Phase 1 Clinical Trial of Mega Green Tea Extract in Fragile X Syndrome

With a $124,000 grant from the FRAXA Research Foundation from 2012-2014, Dr. Mara Dierssen and Dr. Rafael de la Torre conducted preclinical studies in Fragile X knockout mice and a clinical trial in Fragile X patients using Mega Green Tea Extract, which contains 45% by weight epigallocatechin gallate (EGCG).

Results: FXS patients receiving EGCG+CT improved cognition
Mara Dierssen, MD, PhD
$124,000 Grant
Mara Dierssen, MD, PhD
Principal Investigator
Centre for Genomic Regulation, Barcelona, Spain
2012-2014 FRAXA Research Grant
$124,000 over 3 Years

EGCG is a phytoestrogen (plant estrogen) which has weak estrogen effects. More importantly, in neurons it binds estrogen beta receptors (ERβ) and this, in turn leads to inhibition of PI3K, mTOR, and ERK1/2, all of which are known to be overactive in Fragile X. The mouse studies will help to identify biomarkers of efficacy based on the activity of these pathways.

The trial includes 40 patients, ages 18-30, and was conducted in Barcelona, Spain.

We here propose that rare diseases leading to intellectual disability, such as Fragile X syndrome, where alterations in synaptic plasticity are involved, may benefit from treatments targeting Estrogen Receptors beta (ER-ß). Estrogens can act as neuroprotective agents, promoting synaptic plasticity and neurite outgrowth, and health benefits derived from flavonoids, phytoestrogens of natural origin are partially explained by their interaction with membrane ER. Selective ER-ß flavonoids are thus good candidates for their therapeutic evaluation in intellectual disabilities.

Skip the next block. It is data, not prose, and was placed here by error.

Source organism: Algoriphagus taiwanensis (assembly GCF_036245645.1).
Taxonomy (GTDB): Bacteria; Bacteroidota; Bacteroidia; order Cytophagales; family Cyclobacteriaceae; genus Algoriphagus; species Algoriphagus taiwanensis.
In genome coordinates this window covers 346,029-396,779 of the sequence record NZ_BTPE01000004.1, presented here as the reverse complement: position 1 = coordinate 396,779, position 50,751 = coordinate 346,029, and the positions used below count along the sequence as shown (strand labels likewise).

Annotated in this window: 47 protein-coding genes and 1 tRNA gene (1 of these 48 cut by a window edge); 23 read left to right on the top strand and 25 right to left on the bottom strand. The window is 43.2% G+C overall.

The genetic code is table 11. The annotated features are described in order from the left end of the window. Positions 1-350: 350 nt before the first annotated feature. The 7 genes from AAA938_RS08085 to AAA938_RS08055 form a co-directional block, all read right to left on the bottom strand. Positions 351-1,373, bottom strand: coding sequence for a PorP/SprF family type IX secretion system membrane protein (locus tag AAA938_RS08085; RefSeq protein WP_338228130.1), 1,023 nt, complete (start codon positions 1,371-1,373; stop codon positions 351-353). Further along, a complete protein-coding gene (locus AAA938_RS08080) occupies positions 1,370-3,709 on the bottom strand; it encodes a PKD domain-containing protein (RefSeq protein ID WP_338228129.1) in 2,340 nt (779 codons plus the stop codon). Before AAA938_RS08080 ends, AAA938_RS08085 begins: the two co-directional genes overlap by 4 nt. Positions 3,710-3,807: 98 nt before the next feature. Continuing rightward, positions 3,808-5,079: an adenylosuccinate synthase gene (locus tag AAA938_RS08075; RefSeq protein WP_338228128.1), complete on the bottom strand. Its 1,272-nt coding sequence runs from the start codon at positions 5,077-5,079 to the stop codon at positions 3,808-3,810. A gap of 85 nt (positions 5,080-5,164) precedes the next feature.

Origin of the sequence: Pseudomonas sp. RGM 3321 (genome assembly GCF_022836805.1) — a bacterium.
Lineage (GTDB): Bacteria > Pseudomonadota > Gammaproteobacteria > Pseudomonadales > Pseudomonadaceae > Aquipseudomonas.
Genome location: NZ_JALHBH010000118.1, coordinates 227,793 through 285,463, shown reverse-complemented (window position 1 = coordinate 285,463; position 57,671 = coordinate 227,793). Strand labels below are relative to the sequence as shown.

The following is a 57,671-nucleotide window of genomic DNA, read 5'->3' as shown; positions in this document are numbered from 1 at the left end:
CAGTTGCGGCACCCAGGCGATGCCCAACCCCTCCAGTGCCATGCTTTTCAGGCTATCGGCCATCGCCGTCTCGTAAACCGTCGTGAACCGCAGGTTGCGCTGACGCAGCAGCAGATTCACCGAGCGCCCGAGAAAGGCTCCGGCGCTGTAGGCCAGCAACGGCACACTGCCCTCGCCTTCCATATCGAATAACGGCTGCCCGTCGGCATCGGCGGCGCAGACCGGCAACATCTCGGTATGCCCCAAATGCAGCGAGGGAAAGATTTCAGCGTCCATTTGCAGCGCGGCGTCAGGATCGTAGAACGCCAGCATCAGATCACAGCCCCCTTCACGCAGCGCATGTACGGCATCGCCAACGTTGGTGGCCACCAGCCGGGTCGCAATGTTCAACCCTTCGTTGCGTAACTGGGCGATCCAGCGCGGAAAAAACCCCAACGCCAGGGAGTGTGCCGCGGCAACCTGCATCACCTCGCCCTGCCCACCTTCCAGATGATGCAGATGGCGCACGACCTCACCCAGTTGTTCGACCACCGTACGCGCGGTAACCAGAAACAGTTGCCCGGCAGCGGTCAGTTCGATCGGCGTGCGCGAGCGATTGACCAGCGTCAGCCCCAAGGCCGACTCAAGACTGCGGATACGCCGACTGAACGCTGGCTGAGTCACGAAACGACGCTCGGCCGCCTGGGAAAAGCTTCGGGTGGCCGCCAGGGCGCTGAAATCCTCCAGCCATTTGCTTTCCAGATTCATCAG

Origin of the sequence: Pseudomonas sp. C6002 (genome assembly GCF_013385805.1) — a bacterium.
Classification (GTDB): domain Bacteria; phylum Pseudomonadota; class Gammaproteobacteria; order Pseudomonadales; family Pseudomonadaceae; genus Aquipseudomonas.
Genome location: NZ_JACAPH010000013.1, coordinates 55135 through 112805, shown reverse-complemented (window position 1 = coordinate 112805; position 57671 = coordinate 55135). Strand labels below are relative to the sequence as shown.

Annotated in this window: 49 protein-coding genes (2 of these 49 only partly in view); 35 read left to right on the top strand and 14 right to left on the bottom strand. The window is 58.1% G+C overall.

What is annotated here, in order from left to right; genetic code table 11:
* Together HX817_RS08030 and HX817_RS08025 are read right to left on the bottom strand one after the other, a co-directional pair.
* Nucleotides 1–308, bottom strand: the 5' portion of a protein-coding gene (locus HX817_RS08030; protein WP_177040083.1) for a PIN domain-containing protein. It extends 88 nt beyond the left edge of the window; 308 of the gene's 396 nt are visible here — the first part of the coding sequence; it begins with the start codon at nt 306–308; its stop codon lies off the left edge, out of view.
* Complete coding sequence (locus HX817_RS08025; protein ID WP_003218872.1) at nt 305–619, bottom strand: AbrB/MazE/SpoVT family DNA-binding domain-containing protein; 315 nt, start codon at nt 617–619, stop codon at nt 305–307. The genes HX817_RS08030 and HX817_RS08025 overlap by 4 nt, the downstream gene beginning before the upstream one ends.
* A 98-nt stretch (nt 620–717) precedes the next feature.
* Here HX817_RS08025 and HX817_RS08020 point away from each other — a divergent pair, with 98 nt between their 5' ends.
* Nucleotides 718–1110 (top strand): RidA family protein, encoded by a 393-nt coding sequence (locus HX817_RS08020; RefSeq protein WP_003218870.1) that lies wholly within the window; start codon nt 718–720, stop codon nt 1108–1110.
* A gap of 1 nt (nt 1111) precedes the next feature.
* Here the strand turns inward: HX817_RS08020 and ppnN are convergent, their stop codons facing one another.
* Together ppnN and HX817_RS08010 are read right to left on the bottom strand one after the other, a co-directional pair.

Our preliminary results suggest that the flavonol epigallocatechin gallate (EGCG), the isoflavone dadzein and the flavone apigenin could be good candidates for cognitive enhancement therapy in FXS. EGCG also targets central intracellular transduction signals (EGCG is an ATP-inhibitor of PI3K, and mTOR and ERK1/2) altered in FXS and improves memory recognition in a FXS animal model.

Rafael de la Torre

Rafael de la Torre, PhD
Co-Principal Investigator

Mara Dierssen, MD, PhD

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